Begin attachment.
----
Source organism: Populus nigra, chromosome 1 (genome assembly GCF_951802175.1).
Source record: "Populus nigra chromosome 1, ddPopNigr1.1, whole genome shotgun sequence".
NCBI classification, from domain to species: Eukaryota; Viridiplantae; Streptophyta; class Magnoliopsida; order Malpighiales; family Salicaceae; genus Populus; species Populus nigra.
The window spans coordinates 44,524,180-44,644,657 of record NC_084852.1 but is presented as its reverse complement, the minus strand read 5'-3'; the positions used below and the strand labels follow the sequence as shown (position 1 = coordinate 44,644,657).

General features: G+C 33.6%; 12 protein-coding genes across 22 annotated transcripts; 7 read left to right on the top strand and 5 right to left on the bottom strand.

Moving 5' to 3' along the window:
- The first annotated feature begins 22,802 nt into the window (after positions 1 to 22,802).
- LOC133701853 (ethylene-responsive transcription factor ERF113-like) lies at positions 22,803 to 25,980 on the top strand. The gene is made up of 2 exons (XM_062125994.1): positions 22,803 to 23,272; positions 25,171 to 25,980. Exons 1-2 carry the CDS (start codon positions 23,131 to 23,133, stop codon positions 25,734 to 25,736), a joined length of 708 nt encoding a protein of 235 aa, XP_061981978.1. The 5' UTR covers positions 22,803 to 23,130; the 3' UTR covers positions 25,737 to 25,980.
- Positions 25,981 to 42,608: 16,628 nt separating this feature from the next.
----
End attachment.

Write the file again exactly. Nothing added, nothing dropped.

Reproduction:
Source organism: Populus nigra, chromosome 1 (genome assembly GCF_951802175.1).
Source record: "Populus nigra chromosome 1, ddPopNigr1.1, whole genome shotgun sequence".
NCBI classification, from domain to species: Eukaryota; Viridiplantae; Streptophyta; class Magnoliopsida; order Malpighiales; family Salicaceae; genus Populus; species Populus nigra.
The window spans coordinates 44,524,180-44,644,657 of record NC_084852.1 but is presented as its reverse complement, the minus strand read 5'-3'; the positions used below and the strand labels follow the sequence as shown (position 1 = coordinate 44,644,657).

General features: G+C 33.6%; 12 protein-coding genes across 22 annotated transcripts; 7 read left to right on the top strand and 5 right to left on the bottom strand.

Moving 5' to 3' along the window:
- The first annotated feature begins 22,802 nt into the window (after positions 1 to 22,802).
- LOC133701853 (ethylene-responsive transcription factor ERF113-like) lies at positions 22,803 to 25,980 on the top strand. The gene is made up of 2 exons (XM_062125994.1): positions 22,803 to 23,272; positions 25,171 to 25,980. Exons 1-2 carry the CDS (start codon positions 23,131 to 23,133, stop codon positions 25,734 to 25,736), a joined length of 708 nt encoding a protein of 235 aa, XP_061981978.1. The 5' UTR covers positions 22,803 to 23,130; the 3' UTR covers positions 25,737 to 25,980.
- Positions 25,981 to 42,608: 16,628 nt separating this feature from the next.